You may find that if you eat it less often (a rotation diet) you are symptom free.
Or you may find that if you eat it in smaller quantities, you are symptom free.

Alternatively, if the symptoms are dramatic, you may need to avoid the food.

What is a rotation diet?

A rotation diet is one where the foods are eaten in rotation and not continuously.

A typical British diet, for example, might include milk and bread every day. With a rotation diet you would avoid such repetition .

A rotation diet may allow you to eat foods that you would otherwise become sensitive to.

It can also allow you to eat a food that is already a known problem food for you.

If you live with Chronic Fatigue Syndrome-ME or have a compromised immune system for another reason, I do advise a rotation diet. You are at risk of developing food sensitivity. A rotation diet can allow you to avoid that from happening and therefore allow you to have a more varied diet.

My experience of food sensitivity and Chronic Fatigue Syndrome

I lived with very severe Chronic Fatigue Syndrome  for many years. As part of a Chronic Fatigue Syndrome diet, I was on a permanent rotation diet.

In my case, once I was no longer healthy enough to make myself a meal or walk to the kitchen, I had snacks by the bed. I was at a level where even these were difficult to reach and eat due to the muscle fatigue in my arms and hands.

I ate the snacks if a caregiver did not turn up. Typically when there were days in a row when this happened, I became sensitive to the food and was no longer able to eat it.

My regular diet was set up to stop me developing food sensitivities by ensuring that I did not have any one food for two days in a row.

I won’t dig it out at the moment, but if anyone reading this is living with severe CFS/ME and would like a copy of the rotation diet I followed for many years, you can contact me.
My Chronic Fatigue Syndrome diet was checked by 2 dieticians on separate occasions and passed as being healthy. I was however advised that I needed more calcium (I was not eating dairy products).

I warn you though that the CFS diet I had was very boring and designed for caregivers to use.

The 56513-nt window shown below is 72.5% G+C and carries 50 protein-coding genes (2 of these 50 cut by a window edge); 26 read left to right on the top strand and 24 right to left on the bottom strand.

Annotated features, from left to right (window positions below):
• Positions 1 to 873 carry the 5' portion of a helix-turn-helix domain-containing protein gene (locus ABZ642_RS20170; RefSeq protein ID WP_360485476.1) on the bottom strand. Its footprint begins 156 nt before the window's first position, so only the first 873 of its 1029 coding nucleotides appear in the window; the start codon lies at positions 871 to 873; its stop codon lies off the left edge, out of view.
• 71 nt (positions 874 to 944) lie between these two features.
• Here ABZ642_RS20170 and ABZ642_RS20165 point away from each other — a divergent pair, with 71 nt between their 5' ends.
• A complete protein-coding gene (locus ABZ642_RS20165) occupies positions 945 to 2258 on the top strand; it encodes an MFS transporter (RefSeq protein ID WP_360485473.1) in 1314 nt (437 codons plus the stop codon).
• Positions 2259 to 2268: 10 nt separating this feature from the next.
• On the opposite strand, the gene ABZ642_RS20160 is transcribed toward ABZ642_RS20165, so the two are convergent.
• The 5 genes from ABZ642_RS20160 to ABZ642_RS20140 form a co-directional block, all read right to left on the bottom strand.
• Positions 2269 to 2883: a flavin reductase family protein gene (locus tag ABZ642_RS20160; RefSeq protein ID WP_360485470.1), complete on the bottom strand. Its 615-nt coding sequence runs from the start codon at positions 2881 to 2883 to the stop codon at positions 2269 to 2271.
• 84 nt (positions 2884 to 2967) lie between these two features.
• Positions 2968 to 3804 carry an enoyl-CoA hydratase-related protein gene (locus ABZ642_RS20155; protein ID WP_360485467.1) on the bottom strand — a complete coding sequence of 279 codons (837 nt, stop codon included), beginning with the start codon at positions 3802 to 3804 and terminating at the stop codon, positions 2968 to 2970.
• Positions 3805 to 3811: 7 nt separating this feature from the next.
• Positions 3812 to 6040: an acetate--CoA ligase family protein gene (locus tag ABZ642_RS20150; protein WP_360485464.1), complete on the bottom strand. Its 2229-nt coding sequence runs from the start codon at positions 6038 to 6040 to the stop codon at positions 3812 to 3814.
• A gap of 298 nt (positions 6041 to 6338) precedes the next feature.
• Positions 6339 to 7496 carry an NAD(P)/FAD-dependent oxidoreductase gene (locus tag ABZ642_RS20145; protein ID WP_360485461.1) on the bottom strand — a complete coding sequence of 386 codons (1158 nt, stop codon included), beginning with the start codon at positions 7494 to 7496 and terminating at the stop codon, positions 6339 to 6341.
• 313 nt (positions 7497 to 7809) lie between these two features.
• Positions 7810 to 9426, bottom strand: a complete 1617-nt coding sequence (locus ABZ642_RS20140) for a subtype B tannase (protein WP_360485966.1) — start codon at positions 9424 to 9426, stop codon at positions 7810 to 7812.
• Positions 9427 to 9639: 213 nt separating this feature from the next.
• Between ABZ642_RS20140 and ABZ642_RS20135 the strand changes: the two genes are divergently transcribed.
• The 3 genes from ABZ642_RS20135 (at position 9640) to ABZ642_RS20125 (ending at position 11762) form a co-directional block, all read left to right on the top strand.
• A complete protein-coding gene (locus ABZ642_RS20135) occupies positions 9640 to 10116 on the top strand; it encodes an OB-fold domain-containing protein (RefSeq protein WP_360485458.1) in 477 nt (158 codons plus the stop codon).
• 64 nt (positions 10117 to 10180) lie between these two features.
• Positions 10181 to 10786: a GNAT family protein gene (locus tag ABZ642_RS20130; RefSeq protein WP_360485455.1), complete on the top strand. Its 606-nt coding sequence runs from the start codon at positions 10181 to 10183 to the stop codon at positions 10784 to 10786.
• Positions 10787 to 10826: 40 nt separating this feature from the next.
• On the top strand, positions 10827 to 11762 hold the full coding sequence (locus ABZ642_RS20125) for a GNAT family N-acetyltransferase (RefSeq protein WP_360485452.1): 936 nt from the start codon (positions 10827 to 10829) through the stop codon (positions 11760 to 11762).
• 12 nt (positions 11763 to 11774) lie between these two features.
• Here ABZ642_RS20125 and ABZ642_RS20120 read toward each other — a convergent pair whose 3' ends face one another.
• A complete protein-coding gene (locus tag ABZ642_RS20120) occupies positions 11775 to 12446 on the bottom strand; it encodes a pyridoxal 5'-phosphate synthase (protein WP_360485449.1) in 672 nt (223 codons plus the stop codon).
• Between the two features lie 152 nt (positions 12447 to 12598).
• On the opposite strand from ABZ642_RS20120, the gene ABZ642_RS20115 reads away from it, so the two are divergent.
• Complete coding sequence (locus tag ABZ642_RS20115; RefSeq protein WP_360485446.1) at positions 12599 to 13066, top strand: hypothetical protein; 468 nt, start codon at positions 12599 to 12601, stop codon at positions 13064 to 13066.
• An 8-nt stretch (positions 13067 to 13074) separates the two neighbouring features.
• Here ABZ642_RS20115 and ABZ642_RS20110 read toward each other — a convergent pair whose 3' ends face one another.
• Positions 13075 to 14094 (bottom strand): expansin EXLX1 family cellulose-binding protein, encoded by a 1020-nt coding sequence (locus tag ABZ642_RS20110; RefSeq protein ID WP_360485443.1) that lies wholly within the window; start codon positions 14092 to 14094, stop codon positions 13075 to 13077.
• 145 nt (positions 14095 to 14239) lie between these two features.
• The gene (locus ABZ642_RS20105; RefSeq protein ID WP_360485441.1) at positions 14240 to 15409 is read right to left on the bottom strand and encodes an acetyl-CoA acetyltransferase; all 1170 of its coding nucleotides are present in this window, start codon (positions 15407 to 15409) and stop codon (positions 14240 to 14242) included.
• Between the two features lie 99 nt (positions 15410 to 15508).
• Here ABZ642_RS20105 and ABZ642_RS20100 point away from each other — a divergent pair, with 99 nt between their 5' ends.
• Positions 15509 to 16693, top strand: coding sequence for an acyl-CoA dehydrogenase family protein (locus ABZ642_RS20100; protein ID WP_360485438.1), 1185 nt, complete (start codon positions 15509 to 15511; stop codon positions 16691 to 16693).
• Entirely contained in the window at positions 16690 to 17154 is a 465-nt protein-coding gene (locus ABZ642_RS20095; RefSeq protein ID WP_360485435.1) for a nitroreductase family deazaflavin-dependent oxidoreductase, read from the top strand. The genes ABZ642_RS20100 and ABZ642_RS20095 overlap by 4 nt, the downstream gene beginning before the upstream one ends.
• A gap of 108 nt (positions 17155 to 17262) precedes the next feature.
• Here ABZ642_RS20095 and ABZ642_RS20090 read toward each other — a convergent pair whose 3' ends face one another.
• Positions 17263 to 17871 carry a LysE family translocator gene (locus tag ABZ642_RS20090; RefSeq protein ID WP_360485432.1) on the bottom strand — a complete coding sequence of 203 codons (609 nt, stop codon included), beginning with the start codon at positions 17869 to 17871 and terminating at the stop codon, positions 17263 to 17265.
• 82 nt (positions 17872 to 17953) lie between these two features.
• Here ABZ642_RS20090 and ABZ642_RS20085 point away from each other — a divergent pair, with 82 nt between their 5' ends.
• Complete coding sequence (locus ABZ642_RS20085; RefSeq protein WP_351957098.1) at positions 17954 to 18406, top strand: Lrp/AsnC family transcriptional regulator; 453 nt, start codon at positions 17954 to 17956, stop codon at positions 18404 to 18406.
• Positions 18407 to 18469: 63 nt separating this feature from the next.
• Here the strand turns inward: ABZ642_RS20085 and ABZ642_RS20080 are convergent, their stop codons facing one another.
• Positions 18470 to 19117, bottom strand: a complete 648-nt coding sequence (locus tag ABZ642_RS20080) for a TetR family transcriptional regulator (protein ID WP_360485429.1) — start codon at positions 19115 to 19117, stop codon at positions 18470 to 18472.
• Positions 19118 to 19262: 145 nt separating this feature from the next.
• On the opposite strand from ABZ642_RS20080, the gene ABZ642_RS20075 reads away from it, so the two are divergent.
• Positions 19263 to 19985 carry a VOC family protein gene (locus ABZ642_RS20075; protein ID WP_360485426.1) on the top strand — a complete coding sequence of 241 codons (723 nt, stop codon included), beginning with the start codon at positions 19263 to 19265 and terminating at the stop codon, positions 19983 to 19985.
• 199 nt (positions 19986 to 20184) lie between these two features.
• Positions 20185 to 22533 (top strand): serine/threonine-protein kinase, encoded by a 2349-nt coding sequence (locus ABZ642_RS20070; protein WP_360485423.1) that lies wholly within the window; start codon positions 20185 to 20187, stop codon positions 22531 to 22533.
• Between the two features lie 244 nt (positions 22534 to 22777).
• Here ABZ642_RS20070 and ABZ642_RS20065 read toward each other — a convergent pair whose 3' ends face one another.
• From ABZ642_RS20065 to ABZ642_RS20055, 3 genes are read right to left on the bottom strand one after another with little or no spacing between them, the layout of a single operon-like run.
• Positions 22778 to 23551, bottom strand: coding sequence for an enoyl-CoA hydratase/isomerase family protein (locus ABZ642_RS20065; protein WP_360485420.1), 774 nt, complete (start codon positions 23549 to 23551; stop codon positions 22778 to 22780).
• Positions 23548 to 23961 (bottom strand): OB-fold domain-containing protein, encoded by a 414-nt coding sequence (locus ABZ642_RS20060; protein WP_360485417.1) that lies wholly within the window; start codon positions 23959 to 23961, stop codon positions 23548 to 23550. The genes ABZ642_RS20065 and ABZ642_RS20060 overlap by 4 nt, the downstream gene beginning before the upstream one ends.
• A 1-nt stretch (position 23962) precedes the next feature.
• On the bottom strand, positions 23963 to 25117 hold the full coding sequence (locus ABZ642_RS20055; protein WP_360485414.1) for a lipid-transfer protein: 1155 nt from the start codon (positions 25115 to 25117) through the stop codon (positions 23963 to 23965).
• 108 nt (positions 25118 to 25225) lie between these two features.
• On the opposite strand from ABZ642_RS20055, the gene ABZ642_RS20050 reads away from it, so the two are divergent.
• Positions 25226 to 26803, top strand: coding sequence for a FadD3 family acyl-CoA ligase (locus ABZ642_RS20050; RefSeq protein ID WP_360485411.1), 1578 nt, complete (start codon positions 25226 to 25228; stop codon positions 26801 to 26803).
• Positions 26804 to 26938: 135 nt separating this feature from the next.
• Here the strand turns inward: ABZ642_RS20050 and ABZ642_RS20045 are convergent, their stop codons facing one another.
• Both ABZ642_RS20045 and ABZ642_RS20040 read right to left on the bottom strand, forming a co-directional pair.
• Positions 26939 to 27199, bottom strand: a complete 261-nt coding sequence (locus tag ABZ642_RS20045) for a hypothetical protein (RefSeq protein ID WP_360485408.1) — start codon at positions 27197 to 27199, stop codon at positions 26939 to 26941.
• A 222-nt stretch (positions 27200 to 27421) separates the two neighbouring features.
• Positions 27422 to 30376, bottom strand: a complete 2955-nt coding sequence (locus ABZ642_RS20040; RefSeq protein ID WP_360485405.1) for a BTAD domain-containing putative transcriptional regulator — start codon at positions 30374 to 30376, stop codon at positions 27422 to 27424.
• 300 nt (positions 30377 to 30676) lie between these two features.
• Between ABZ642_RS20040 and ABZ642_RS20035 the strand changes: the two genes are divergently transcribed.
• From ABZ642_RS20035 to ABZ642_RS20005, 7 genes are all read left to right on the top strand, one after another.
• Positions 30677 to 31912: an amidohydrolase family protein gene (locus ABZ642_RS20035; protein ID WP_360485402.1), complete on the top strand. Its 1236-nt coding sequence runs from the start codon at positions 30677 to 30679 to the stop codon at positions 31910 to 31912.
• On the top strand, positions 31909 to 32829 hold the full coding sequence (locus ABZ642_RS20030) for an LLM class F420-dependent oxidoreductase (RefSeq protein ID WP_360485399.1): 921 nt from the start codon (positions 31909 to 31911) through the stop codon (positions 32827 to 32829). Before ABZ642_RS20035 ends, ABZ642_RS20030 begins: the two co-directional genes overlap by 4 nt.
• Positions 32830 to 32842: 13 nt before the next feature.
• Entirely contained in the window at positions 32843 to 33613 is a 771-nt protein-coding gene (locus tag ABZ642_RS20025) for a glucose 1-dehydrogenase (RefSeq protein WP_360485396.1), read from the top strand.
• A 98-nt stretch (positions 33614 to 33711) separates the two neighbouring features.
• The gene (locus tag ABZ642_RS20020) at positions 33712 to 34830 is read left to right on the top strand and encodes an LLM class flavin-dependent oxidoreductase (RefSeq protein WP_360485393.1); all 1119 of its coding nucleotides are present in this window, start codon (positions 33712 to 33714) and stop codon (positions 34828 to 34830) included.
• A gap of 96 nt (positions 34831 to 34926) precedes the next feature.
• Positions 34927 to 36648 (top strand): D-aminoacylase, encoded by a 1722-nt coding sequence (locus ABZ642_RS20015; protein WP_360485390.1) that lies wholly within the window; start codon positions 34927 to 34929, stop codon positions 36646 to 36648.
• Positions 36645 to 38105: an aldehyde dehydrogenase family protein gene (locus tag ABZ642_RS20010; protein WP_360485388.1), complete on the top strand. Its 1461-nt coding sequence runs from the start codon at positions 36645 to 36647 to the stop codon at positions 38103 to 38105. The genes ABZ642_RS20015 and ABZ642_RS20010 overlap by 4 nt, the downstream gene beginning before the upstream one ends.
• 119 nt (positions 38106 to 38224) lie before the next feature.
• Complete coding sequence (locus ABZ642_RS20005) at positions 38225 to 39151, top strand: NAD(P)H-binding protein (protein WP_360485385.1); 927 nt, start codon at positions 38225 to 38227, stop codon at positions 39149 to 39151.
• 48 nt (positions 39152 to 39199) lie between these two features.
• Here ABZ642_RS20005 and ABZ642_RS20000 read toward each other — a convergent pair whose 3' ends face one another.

It involved eating the same meal three times a day.
The time allocated for carers was short and there wasn't time to organise cooking different things.
My communication was minimal so I couldn't ask for something different to be cooked.

Action plan to explore whether food sensitivity is an issue for you

Ask yourself:

  • Is there a food that I suspect may be causing fatigue or other symptoms I experience?
  • Do I want to have a test done for food allergies?
  • Is there a food I choose to avoid eating  every day?
  • If I choose to take action in this area, what action will I take?
  • When will I start?

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Wishing you health both within and beyond illness,


Katherine T Owen

Katherine T Owen runs this website -

She is author of Be Loved, Beloved (Read it in paperback at or on kindle)

Click for an article on Chronic Fatigue Syndrome diet which links to 3 other suggested diets which may alleviate symptoms.

© Katherine T Owen. All articles on this website are copyrighted. I am delighted if you choose to click above to share this page on social media, but please do not copy, print or otherwise use without my permission. Thank you.

Disclaimer: I am not a medical practitioner. The articles on this website are not to be taken as medical advice. Please consult a medical practitioner as necessary.